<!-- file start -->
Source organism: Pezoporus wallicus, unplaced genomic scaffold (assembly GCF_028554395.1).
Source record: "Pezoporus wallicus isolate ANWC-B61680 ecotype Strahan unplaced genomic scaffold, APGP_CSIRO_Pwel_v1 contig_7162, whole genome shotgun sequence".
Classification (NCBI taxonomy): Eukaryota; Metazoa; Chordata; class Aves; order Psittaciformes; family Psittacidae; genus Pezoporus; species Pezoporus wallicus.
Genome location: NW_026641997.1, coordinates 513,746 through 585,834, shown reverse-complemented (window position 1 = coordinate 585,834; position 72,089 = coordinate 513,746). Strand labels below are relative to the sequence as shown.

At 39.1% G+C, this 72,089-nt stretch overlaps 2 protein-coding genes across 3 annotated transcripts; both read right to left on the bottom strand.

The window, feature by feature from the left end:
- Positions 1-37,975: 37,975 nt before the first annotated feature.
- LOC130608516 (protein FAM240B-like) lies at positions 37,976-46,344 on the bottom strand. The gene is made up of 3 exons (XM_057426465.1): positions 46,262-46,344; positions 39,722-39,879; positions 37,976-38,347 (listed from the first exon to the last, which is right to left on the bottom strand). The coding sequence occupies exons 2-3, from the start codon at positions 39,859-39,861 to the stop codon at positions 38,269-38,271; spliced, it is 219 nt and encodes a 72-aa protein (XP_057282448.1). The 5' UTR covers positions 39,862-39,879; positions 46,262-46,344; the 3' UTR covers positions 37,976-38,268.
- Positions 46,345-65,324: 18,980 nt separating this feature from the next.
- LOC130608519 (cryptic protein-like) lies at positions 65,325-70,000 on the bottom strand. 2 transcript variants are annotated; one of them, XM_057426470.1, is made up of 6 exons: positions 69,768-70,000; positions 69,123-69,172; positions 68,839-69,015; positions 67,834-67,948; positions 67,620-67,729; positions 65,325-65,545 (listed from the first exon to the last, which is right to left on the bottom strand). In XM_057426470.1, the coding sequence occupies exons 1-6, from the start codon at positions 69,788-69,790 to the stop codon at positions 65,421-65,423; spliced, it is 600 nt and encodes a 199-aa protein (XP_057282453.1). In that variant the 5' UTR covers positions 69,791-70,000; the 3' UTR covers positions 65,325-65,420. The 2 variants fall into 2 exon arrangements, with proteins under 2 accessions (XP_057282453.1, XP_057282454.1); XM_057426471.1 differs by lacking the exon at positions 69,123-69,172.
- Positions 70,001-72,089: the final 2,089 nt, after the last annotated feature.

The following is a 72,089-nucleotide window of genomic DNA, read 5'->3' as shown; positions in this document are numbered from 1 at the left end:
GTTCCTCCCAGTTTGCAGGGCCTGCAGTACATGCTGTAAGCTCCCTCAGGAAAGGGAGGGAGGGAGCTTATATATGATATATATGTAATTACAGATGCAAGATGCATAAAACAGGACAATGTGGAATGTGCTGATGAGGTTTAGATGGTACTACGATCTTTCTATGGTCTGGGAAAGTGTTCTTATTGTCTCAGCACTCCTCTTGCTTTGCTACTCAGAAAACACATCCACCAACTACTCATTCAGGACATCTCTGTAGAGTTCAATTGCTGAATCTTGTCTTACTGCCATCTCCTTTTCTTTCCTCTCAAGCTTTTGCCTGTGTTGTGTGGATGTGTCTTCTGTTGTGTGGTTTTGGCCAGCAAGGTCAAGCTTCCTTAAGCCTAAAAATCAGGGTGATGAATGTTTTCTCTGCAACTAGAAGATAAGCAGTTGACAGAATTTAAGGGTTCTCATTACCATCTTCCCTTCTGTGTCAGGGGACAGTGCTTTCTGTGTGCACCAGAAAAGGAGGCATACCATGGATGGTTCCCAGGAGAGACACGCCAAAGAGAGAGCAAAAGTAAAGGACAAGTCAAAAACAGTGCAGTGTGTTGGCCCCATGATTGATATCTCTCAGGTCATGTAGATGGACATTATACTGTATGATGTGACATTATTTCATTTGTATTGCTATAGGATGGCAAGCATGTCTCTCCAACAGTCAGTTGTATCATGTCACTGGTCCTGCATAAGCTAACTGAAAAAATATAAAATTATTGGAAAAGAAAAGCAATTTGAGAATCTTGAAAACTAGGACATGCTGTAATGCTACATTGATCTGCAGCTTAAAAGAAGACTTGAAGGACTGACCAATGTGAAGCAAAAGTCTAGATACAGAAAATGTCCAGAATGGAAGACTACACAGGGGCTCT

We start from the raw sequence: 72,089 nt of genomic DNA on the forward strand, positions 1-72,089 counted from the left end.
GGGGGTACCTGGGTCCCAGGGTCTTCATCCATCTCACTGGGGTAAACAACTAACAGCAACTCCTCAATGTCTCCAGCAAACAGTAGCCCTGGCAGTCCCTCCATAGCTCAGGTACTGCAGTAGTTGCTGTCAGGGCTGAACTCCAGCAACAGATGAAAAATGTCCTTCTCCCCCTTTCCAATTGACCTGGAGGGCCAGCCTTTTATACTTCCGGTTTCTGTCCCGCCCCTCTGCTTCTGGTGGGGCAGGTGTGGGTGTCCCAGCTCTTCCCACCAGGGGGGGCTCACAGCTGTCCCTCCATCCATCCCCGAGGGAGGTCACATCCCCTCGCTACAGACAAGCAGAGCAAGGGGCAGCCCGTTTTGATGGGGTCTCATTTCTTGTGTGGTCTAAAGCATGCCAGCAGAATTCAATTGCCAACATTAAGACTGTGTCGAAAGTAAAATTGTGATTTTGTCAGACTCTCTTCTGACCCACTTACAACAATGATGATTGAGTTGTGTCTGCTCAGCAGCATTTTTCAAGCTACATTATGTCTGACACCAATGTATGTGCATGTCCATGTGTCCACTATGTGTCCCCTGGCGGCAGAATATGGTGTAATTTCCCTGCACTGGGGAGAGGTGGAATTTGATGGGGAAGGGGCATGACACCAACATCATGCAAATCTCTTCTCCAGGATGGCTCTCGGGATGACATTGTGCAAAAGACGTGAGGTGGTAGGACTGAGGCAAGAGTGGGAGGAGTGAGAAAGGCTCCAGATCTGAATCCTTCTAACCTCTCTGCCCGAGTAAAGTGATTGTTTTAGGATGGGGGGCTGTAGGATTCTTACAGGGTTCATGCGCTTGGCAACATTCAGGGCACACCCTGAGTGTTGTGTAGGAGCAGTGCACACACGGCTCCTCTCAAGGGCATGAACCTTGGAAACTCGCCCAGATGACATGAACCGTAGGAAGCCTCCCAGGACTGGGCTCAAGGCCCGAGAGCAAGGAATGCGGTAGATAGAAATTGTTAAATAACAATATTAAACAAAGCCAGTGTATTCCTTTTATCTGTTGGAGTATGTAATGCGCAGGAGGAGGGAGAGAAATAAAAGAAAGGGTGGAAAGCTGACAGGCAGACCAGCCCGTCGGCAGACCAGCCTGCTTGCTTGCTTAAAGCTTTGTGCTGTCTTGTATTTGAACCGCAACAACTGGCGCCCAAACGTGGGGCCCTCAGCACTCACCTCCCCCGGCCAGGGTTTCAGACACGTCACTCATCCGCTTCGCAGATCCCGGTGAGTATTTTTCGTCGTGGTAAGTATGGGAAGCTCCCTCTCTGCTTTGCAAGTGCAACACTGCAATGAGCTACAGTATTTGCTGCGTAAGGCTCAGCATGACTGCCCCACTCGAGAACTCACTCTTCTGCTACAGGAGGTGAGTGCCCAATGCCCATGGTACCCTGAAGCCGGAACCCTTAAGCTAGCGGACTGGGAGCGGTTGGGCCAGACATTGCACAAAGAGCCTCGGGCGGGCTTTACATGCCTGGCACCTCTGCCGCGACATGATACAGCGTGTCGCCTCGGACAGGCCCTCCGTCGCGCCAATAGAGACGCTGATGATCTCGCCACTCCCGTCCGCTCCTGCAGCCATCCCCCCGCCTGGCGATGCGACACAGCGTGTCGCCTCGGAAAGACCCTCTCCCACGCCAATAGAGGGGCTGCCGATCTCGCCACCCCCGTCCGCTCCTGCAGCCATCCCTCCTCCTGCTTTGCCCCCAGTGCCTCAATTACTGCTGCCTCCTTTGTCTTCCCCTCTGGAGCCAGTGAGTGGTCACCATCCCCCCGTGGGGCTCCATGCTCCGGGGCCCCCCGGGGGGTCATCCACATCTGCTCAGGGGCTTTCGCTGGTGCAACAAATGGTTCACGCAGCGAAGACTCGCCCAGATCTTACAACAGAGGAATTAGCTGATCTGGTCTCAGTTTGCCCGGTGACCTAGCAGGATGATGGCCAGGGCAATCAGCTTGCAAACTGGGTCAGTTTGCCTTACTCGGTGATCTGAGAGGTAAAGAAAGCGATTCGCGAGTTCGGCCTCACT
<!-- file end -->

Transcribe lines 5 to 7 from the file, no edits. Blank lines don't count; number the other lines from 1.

At 39.1% G+C, this 72,089-nt stretch overlaps 2 protein-coding genes across 3 annotated transcripts; both read right to left on the bottom strand.

The window, feature by feature from the left end:
- Positions 1-37,975: 37,975 nt before the first annotated feature.